Human Resources

Tackle Health-Care Costs Now

January 14, 2010
By Brad Pricer As large-scale health-care reform is debated in Washington, many credit unions are taking a “wait-and-see-approach” with their immediate health plan situations. This is a dangerous approach given continued double-digit increases in group plan premiums for 2010. The outcome of health-care reform is uncertain, but one thing seems... READ MORE

Heal employees’ minds—and fill your coffers

December 15, 2009
Stress levels among U.S. workers are at an all-time high—making it more important than ever for leaders try to improve employees' well-being, says brain expert Patt Lind-Kyle, author of “Heal Your Mind, Rewire Your Brain: Applying the Exciting New Science of Brain Synchrony for Creativity, Peace, and Presence.” "The good... READ MORE

Re-Energize Your Burned-Out Workforce

November 30, 2009
The recession hasn’t just affected bank accounts and bottom lines—it’s also had a big impact on the morale and attitudes of the American workforce, says Jon Gordon, author of “The Shark and the Goldfish: Positive Ways to Thrive During Waves of Change.” “When fear and uncertainty become staples of daily... READ MORE

What's a 'Disability?'

November 23, 2009
Karen Saul New ADAAA provisions reinstate a broad scope of protections. In September 2009, the Equal Employment Opportunity Commission (EEOC) approved a notice of proposed rulemaking to conform its regulations to the Americans with Disabilities Act Amendments Act (ADAAA), which became effective Jan. 1, 2009. The notice proposes changes to... READ MORE

Real-World Continuity Plans

November 23, 2009
Sharyn Alden CUs prepare to put pandemic plans into action. As waves of H1N1 flu continue, credit unions aren’t just crossing their fingers hoping they won’t get hit hard. Many have continuity plans that specifically address pandemic-related issues that may affect their workplaces. Some are documenting what they’re learning from... READ MORE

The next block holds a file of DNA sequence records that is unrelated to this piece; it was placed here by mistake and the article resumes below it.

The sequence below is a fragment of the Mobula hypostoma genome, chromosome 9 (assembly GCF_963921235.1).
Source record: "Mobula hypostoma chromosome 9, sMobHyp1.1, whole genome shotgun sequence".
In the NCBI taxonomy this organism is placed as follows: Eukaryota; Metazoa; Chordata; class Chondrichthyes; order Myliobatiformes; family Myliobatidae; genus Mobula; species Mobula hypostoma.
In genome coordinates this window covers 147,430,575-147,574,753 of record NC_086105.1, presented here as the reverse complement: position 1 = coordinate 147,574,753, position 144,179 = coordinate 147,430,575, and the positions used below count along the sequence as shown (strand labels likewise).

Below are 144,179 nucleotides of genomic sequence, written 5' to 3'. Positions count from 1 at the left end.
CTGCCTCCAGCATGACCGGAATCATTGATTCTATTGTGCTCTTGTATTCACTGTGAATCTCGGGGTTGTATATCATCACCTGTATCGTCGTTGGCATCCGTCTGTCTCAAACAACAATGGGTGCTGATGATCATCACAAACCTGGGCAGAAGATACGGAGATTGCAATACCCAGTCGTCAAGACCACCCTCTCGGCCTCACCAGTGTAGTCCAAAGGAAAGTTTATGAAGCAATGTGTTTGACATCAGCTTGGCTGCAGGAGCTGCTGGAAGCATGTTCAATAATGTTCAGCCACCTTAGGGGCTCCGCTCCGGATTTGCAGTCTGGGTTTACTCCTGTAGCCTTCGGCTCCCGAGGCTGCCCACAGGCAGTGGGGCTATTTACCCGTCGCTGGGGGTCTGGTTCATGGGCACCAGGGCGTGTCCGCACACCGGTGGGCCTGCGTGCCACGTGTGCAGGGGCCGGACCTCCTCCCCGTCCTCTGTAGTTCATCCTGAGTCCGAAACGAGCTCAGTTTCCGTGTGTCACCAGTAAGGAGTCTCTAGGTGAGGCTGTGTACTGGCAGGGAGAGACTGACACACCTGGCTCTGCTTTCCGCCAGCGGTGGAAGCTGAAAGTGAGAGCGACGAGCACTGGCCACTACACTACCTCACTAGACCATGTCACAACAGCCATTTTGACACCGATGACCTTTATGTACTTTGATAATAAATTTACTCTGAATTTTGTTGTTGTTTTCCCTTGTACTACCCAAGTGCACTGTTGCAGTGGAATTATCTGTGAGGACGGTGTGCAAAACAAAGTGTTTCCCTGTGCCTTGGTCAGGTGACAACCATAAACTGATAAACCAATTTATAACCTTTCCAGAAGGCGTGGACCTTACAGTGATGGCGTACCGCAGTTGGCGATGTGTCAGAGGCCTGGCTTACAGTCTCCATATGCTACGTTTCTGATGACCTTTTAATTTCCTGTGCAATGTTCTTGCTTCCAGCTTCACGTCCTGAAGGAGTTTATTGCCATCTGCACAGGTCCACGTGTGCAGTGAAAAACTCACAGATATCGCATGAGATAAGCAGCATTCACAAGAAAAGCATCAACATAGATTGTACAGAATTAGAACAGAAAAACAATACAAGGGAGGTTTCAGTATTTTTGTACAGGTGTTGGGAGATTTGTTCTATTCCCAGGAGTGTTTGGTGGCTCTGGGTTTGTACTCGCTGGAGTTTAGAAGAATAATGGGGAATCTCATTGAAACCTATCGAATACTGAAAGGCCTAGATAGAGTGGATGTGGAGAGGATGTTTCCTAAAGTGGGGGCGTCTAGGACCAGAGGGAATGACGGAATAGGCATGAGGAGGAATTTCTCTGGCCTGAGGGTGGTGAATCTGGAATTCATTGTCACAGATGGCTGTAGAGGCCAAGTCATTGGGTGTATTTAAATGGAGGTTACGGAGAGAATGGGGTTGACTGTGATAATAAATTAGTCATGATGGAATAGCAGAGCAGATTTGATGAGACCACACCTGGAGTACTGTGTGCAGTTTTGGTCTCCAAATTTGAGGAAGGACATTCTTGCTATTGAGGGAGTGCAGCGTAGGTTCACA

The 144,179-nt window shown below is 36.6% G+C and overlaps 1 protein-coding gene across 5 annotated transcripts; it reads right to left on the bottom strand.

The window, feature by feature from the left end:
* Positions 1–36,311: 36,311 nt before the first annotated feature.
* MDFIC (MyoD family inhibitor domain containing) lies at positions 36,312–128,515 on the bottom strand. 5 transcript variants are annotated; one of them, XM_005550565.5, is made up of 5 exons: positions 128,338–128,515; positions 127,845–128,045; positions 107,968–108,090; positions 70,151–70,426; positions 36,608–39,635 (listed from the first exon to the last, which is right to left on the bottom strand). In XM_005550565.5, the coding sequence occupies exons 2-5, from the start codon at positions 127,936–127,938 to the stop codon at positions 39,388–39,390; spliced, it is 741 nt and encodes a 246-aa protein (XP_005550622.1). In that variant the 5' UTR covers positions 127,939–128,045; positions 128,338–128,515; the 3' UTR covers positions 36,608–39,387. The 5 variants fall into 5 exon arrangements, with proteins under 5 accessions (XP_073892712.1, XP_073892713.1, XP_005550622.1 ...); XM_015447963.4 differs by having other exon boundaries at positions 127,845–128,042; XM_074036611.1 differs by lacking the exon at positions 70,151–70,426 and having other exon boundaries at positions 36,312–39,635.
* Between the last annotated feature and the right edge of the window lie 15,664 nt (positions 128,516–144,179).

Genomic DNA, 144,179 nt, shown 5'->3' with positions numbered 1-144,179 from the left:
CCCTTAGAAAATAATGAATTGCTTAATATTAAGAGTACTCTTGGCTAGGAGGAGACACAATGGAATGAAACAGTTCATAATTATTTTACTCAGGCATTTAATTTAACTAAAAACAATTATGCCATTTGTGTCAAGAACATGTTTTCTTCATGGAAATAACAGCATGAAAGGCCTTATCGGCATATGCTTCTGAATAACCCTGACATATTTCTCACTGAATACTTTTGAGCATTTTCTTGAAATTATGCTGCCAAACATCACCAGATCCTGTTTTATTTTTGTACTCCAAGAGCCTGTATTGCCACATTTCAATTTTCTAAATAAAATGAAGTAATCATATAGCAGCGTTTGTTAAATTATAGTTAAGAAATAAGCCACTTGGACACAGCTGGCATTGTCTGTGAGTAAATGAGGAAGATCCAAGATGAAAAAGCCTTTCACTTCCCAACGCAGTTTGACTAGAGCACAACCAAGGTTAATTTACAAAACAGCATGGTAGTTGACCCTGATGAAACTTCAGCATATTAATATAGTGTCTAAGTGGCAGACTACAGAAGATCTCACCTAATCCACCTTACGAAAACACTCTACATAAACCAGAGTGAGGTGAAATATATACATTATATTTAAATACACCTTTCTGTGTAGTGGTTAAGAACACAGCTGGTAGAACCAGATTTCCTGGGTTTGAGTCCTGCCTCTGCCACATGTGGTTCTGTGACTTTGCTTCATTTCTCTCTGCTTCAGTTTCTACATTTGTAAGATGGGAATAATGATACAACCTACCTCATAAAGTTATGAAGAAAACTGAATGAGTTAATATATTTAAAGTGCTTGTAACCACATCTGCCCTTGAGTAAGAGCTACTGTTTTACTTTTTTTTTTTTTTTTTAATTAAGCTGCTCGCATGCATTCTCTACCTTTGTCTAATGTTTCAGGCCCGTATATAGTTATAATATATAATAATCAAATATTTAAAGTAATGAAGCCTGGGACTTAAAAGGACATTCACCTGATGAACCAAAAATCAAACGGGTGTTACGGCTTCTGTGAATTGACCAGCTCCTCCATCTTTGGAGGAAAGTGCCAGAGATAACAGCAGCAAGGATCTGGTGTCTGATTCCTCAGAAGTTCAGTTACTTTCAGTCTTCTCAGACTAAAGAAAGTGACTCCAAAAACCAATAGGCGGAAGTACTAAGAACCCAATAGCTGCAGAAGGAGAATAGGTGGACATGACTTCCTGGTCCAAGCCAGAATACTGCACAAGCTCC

Maintain a Learning Mindset

November 23, 2009
The ultimate goal in the eyes of many business leaders is that their organization would be a learning organization—constantly growing and investing in being creative and innovative to achieve great business results. That’s the opinion of Maria O’Donoghue, director of global learning and development at the Global Talent Management Centre... READ MORE

'Supplementals' Boost Resumes' Appeal

November 09, 2009
By Nancy Keene In a tight market, why not go beyond the traditional two-page resume to showcase your background and the kind of deliverables you could bring to a new position? Resume “supplementals” provide a key advantage. Consider: * News articles about projects and initiatives; * “ Dashboard” metrics you... READ MORE

Training: Develop a Formal Needs Analysis

October 27, 2009
One tool to gauge whether your credit union’s staff training programs are on the mark is the training needs analysis (TNA), according to “Conducting a Training Needs Analysis for Your Credit Union,” a new white paper from the CUNA Human Resources/Training & Development Council . Such an analysis can help... READ MORE